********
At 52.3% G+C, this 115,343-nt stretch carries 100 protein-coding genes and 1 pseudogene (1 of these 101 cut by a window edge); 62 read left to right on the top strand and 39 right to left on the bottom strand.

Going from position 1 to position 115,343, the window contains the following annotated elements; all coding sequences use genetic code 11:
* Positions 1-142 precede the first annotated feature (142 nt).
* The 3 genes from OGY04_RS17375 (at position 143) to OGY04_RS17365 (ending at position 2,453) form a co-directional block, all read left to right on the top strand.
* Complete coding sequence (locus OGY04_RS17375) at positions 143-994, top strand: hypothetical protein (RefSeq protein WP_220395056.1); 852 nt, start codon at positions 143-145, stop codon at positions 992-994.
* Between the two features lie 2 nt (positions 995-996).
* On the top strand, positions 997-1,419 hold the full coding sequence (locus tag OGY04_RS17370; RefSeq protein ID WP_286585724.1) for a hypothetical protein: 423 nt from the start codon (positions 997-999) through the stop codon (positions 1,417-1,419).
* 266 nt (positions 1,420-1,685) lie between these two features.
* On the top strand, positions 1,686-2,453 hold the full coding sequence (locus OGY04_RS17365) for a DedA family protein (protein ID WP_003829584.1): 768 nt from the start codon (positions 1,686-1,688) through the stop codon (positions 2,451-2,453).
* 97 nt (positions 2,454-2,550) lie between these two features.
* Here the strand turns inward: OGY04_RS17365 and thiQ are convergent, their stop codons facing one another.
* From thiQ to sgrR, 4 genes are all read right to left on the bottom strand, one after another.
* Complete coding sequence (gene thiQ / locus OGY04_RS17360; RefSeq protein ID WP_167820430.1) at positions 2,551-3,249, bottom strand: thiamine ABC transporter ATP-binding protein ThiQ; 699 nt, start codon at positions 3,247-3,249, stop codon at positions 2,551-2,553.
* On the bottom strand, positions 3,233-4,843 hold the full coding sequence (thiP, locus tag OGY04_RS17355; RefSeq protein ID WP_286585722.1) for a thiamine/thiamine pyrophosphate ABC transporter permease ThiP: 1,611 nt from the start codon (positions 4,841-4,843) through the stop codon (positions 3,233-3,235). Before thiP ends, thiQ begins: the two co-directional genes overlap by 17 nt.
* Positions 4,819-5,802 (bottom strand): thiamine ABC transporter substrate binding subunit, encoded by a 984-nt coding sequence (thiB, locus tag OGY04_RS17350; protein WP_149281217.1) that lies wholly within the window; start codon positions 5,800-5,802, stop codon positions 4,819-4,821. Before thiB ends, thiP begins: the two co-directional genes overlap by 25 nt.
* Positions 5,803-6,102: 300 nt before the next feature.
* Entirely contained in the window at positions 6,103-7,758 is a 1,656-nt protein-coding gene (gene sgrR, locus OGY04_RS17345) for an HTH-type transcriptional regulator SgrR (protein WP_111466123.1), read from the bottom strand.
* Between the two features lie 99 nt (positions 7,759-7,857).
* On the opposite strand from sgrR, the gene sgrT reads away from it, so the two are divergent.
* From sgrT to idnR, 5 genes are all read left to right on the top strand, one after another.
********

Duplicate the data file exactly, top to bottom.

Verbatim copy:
At 52.3% G+C, this 115,343-nt stretch carries 100 protein-coding genes and 1 pseudogene (1 of these 101 cut by a window edge); 62 read left to right on the top strand and 39 right to left on the bottom strand.

Going from position 1 to position 115,343, the window contains the following annotated elements; all coding sequences use genetic code 11:
* Positions 1-142 precede the first annotated feature (142 nt).
* The 3 genes from OGY04_RS17375 (at position 143) to OGY04_RS17365 (ending at position 2,453) form a co-directional block, all read left to right on the top strand.
* Complete coding sequence (locus OGY04_RS17375) at positions 143-994, top strand: hypothetical protein (RefSeq protein WP_220395056.1); 852 nt, start codon at positions 143-145, stop codon at positions 992-994.
* Between the two features lie 2 nt (positions 995-996).
* On the top strand, positions 997-1,419 hold the full coding sequence (locus tag OGY04_RS17370; RefSeq protein ID WP_286585724.1) for a hypothetical protein: 423 nt from the start codon (positions 997-999) through the stop codon (positions 1,417-1,419).
* 266 nt (positions 1,420-1,685) lie between these two features.
* On the top strand, positions 1,686-2,453 hold the full coding sequence (locus OGY04_RS17365) for a DedA family protein (protein ID WP_003829584.1): 768 nt from the start codon (positions 1,686-1,688) through the stop codon (positions 2,451-2,453).
* 97 nt (positions 2,454-2,550) lie between these two features.
* Here the strand turns inward: OGY04_RS17365 and thiQ are convergent, their stop codons facing one another.
* From thiQ to sgrR, 4 genes are all read right to left on the bottom strand, one after another.
* Complete coding sequence (gene thiQ / locus OGY04_RS17360; RefSeq protein ID WP_167820430.1) at positions 2,551-3,249, bottom strand: thiamine ABC transporter ATP-binding protein ThiQ; 699 nt, start codon at positions 3,247-3,249, stop codon at positions 2,551-2,553.
* On the bottom strand, positions 3,233-4,843 hold the full coding sequence (thiP, locus tag OGY04_RS17355; RefSeq protein ID WP_286585722.1) for a thiamine/thiamine pyrophosphate ABC transporter permease ThiP: 1,611 nt from the start codon (positions 4,841-4,843) through the stop codon (positions 3,233-3,235). Before thiP ends, thiQ begins: the two co-directional genes overlap by 17 nt.
* Positions 4,819-5,802 (bottom strand): thiamine ABC transporter substrate binding subunit, encoded by a 984-nt coding sequence (thiB, locus tag OGY04_RS17350; protein WP_149281217.1) that lies wholly within the window; start codon positions 5,800-5,802, stop codon positions 4,819-4,821. Before thiB ends, thiP begins: the two co-directional genes overlap by 25 nt.
* Positions 5,803-6,102: 300 nt before the next feature.
* Entirely contained in the window at positions 6,103-7,758 is a 1,656-nt protein-coding gene (gene sgrR, locus OGY04_RS17345) for an HTH-type transcriptional regulator SgrR (protein WP_111466123.1), read from the bottom strand.
* Between the two features lie 99 nt (positions 7,759-7,857).
* On the opposite strand from sgrR, the gene sgrT reads away from it, so the two are divergent.
* From sgrT to idnR, 5 genes are all read left to right on the top strand, one after another.